Go Phish: Cybercriminals Stick to Coronavirus and Financial Content to Fuel Phishing Schemes


We’ve reached the half-year mark and online scammers are
still taking advantage of the uncertainties brought on by the pandemic.

Cyber-attacks targeting both consumers and business surged
worldwide, and the trend shows no sign of stopping any time soon. In recent
months, coronavirus-related attacks spiked, and email has remained the prime
vector of choice for enabling them. What are the latest phishing trends that
fraudsters use in an attempt to steal personal and financial details from
Internet users?

In the past two months, Bitdefender’s telemetry has shown
a steady surge of coronavirus-related emails, with 42.9% of the correspondence flagged
as suspicious, fraudulent or malicious.

Fraudsters continue to exploit the coronavirus to spread malicious links and attachments, with many phishing emails impersonating agencies and bodies such as the World Health Organization (WHO).

Some of the latest ruses include updates on the evolution of the virus and malicious attachments that infect the recipients’ device when accessed. Scammers also act under the guise of the government, leveraging the temporary ban on importing or exporting goods, or financial institutions offering COVID-19 Financial Relief Fund.

Coronavirus ‘cures’ were also marketed by fraudsters who offer new miracle drugs that can cure the illness “within five days.”

Of course, their list would not be complete without a reminder to purchase some protective gear. Our Bitdefender labs also flagged emails advertising Covid-19 reusable facemasks.

Additionally, some peculiar spikes in phishing emails relating to different financial institutions were noticed. A campaign targeting Standard Bank customers started on May 14, and continued up until mid-June, with various upticks during the end and the beginning of the week.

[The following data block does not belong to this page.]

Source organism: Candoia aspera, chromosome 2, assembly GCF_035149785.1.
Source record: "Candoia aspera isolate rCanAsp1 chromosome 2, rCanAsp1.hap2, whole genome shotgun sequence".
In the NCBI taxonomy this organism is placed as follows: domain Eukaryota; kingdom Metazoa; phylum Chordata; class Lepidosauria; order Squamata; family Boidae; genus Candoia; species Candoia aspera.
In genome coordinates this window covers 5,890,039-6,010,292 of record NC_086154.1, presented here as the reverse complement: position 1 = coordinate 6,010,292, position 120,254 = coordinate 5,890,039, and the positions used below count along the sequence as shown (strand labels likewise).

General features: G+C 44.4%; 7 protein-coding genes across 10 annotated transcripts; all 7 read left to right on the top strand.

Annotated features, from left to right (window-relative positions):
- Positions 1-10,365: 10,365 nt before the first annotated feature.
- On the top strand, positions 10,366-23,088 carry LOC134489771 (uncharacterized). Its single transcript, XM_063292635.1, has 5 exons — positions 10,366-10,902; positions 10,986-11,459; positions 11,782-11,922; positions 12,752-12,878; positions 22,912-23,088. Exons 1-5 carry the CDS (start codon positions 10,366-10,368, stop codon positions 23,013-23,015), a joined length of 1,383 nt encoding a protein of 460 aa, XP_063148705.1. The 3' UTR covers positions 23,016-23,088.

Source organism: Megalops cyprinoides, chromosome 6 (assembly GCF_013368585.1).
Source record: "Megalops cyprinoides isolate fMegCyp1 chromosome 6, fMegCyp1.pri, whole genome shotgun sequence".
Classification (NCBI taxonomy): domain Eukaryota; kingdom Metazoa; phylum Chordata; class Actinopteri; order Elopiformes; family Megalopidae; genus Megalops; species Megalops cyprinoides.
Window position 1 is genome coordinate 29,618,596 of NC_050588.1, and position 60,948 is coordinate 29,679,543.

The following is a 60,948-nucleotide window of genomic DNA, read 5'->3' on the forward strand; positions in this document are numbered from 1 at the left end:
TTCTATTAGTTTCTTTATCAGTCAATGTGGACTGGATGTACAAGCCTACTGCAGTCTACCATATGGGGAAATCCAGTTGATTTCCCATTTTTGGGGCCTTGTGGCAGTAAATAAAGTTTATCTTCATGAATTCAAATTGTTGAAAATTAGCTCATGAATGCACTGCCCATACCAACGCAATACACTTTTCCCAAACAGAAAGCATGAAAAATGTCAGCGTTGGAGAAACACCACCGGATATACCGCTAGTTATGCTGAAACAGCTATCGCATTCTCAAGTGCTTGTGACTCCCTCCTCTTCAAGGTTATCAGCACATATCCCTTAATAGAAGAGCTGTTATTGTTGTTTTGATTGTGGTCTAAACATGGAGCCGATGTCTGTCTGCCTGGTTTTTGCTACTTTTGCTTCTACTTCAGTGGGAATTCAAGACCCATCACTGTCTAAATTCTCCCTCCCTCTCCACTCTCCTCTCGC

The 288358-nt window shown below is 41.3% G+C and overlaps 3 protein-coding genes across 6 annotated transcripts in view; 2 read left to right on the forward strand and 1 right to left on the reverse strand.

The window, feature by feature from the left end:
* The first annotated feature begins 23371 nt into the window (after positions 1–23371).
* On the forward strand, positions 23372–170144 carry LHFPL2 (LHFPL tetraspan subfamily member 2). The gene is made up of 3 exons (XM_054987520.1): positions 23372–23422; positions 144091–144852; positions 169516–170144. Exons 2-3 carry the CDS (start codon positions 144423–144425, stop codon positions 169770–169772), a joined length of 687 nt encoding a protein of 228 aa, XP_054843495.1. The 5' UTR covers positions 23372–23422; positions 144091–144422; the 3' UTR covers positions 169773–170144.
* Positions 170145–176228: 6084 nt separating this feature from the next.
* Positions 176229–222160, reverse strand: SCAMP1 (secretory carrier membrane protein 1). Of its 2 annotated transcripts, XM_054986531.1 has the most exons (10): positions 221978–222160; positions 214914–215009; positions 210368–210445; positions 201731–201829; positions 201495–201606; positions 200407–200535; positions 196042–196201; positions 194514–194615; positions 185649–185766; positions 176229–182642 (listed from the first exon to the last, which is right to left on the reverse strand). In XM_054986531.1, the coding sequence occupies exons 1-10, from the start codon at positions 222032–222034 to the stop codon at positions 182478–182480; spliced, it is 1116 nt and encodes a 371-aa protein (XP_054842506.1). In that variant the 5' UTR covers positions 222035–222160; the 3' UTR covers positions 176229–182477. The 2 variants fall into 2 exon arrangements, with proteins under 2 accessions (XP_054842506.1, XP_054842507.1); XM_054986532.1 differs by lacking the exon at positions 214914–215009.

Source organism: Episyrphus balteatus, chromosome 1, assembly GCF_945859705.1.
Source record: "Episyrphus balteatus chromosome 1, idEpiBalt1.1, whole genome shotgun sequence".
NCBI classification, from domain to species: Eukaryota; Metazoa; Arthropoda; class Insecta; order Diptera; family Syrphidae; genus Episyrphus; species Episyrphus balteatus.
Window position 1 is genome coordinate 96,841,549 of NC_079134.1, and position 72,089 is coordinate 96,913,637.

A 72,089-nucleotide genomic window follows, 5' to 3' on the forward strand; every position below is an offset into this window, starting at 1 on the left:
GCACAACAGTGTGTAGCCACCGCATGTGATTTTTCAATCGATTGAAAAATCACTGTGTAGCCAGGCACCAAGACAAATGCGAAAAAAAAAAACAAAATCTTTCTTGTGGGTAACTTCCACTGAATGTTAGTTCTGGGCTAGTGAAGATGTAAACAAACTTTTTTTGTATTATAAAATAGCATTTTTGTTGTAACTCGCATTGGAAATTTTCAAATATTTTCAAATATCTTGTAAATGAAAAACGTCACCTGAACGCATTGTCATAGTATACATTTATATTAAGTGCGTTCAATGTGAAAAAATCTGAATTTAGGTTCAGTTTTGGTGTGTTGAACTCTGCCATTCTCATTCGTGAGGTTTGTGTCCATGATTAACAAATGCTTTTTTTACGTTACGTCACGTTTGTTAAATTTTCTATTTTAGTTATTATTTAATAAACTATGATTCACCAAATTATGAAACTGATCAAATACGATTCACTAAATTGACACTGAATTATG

More than 97% of incoming emails were suspicious,
fraudulent or malicious, and it appears that cyber-criminals have a tendency to
lay low on Saturday, most likely because users also take a break from reading
emails.

On June 8, more than 95% of the influx of emails relating to HSBC bank was fraudulent in nature.

A third phishing campaign mimicking the World Bank was observed the next day. Nearly 81% of the correspondence that impersonated this grant institution turned out to be malicious.

Fraudsters also took advantage of the popularity of money
transfer companies such as Moneygram. A steady flow of phishing emails was observed
between June 23 and July 1. 91% of emails using company’s name were malicious
and, surprisingly enough, the crooks were offering to compensate victims who had
previously paid off scammers.

Most phishing emails seem innocent at first, and appear
to originate from a trusted source such as government organizations, ministries
of health, centers for public health or a bank. However, they contain malicious
attachments or embedded links, that once accessed, deploy various malware on
the recipient’s device. This malicious software can let cyber crooks take
control of your computer, log your keystrokes, access your personal information
and financial data, and even encrypt your data with ransomware.

Cyber criminals know you are busy and have a lot on your
mind. They transmit a sense of urgency and prey on human emotion, hoping you
will miss red flags. This makes phishing one of the most reliable means for
identity thieves to steal your personal and financial data.

While some fraudsters have updated their tactics and
spend a longer time planning their endgame, not all of them do. The most
frequent tip-offs include:

  • poor grammar and obvious spelling mistakes
  • the messages ask for your personal
    information
  • the message is unsolicited and appears to be
    from a government, health or financial agency
  • too-good-to-be-true offer